Germany
1906 | † 2004
Ellen Auerbach was a German-born American photographer remarkable both for her avant-garde photography and for her innovative and successful ringl+pit studio, where she and fellow artist Grete Stern signed all their work collaboratively. Ellen Auerbach was born Ellen Rosenburg in Karlsruhe, Germany. After sculpture courses in Karlsruhe and Stuttgart, she studied photography with Walter Peterhans at the Bauhaus school in Berlin. In 1929, she founded ringl+pit, an advertising and portrait studio, with her friend Grete Stern. The unusual title was derived from the nicknames they used as children. When Hitler rose to power, Auerbach emigrated with her future husband to Tel Aviv. There she opened a children's portrait studio named Ishon. Following the outbreak of the Abyssinian War, Auerbach moved to London, where she was reunited with Grete Stern. Together they worked on a series of portraits of Bertolt Brecht. By 1937, Ellen and Walter Auerbach had married and moved to the United States, eventually settling in New York City. Ellen began to experiment with new photographic techniques, worked for Time and Columbia Masterworks on a freelance basis, and taught photography at a junior college. In 1955 Auerbach traveled to Mexico with Eliot Porter and the two produced a powerful body of work documenting Mexican churches. The series, printed primarily in color, explores the religious traditions and ceremonial icons of a fading era in Mexican religious history. Auerbach continued to travel and photograph extensively. At the age of sixty, she began a second career as a child therapist. Ellen Auerbach's travels provided her with a kaleidoscope of people and places through which to develop her personal visual language. She believed that photography allows for the use of a metaphorical "third eye" which allows the artist to capture not only what exists on the surface of an image, but also to capture the essence of the subject that lies beneath that surface.Source: Robert Mann Gallery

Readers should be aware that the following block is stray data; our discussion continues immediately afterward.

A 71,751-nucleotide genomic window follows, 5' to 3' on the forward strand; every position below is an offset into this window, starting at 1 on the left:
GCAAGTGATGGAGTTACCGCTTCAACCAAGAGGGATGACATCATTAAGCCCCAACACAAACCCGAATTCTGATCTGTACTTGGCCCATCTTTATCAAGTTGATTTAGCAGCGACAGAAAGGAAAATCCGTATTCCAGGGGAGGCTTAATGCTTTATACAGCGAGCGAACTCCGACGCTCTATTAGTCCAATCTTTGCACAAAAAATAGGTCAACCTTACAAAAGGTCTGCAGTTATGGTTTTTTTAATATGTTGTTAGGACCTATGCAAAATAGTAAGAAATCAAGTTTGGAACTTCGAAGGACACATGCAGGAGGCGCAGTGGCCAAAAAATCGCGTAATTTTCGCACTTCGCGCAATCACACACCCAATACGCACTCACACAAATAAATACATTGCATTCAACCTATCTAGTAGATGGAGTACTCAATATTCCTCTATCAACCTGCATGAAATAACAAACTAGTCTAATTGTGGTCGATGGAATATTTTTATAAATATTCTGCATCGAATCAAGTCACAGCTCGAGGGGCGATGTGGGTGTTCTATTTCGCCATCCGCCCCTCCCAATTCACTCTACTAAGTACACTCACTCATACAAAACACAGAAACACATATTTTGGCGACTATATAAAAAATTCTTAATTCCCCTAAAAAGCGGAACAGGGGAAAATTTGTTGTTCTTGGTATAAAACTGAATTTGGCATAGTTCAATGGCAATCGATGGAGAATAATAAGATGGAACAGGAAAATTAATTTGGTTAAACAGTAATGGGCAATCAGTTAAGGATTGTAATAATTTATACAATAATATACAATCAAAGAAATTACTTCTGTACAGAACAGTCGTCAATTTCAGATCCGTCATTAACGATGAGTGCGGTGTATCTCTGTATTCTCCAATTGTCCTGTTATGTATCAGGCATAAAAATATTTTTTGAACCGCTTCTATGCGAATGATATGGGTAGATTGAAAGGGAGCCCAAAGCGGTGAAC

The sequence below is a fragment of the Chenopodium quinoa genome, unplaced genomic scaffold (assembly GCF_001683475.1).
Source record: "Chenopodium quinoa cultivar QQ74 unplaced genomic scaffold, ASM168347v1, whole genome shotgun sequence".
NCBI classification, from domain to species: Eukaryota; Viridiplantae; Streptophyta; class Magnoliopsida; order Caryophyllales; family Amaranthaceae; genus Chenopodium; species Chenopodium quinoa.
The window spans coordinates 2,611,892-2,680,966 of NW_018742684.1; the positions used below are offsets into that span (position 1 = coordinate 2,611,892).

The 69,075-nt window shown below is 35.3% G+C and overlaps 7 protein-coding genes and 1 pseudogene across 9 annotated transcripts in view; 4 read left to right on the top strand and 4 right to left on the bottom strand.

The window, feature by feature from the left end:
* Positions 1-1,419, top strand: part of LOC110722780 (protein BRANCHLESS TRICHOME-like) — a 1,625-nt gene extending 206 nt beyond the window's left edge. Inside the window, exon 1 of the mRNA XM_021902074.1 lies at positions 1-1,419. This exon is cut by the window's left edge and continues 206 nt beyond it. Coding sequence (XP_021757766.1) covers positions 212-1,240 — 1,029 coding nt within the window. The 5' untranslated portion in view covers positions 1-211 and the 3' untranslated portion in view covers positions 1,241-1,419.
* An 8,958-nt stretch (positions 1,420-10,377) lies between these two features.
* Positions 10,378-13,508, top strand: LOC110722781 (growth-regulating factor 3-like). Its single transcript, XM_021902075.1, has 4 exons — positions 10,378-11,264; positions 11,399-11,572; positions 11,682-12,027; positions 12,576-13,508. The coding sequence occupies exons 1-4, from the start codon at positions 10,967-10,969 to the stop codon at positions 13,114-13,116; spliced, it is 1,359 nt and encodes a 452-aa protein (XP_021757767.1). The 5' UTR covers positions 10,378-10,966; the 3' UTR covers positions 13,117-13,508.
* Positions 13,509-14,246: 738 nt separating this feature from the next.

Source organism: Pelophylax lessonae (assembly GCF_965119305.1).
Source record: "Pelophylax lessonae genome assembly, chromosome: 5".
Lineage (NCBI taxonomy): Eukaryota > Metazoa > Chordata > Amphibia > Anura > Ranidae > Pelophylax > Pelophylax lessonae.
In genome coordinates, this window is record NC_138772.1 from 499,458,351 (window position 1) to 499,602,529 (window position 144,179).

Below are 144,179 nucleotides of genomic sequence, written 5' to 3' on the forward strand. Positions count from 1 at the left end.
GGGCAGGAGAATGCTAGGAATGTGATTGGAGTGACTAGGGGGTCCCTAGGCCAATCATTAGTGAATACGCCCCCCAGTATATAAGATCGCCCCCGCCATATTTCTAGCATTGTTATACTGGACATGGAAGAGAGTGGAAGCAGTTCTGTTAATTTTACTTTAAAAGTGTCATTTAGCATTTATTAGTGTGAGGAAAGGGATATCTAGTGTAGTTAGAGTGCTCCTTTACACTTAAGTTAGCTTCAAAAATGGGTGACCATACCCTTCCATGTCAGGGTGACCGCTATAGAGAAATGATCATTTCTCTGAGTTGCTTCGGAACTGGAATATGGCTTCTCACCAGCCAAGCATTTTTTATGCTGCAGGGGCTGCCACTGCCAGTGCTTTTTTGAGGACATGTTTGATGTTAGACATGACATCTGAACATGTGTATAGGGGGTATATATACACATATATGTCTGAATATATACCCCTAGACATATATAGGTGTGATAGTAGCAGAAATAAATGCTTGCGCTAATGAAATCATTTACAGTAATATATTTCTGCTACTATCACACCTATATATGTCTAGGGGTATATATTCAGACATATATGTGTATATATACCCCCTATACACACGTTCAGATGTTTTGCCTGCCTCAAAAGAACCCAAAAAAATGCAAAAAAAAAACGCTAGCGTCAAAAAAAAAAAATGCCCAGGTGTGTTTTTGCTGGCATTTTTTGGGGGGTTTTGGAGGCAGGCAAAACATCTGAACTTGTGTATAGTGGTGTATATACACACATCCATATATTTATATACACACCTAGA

Evy Huppert
United States
Evy Huppert lives and works in the Upper Valley of the Connecticut River spanning Vermont and New Hampshire. She is a fine art photographer, administrator, and educator. Her black and white film-based work explores emotional narrative in both landscape and portraiture. A native of Minnesota and long-time resident of New England, she considers herself to be a true 'child of the North.' Permanently light-deprived, her remedy for personal and collective seasonal affective disorder is making images that are often about light itself. Evy is a 2019 Critical Mass Finalist. Her work has been exhibited as a Portfolio Showcase by the Davis-Orton Gallery, Hudson NY, and included in exhibitions at the Griffin Museum of Photography, Winchester MA, ASmith Gallery, Johnson City, TX, the Center for Fine Art Photography, Ft. Collins, CO, PhotoPlace Gallery, Middlebury, VT and others. Her project "Wild Spirits" was featured in Lenscratch in July 2019. Evy was the Fall, 2017 featured Emerging Photographer in SHOTS Magazine. Her work has also appeared in The Hand Magazine, and will be included in the forthcoming 10th anniversary issue of Diffusion Annual. Wild Spirits I made this work on journeys south to untamed places in the Sea Islands of Georgia with a tribe of like-minded artists. The images and characters come from dreams and memories the land drew out from my personal mythology. Timeless, yet inhabited for millennia, the islands carry a spiritual presence of deep wildness palpable in the light and shadows; the ancient alligators and birds, the feral pigs and donkeys, and the artifacts of their existence lying everywhere. My photographs explore the emotions and spiritual experiences that the land and the light evoked: vulnerability, captivity, lost-ness, sanctuary, and wildness set free. Photographing in collaboration with the other artists, I conceived of these images made on black and white film as stills taken from a movie. Each is an instant of a longer feature, of a fuller picture not seen but understood to exist. There is a narrative between the frames and a soundtrack within us that I aim to invoke. What we imagine might be the rest of the story is as much a part of the photograph as what we believe we are seeing.
Kamil Vojnar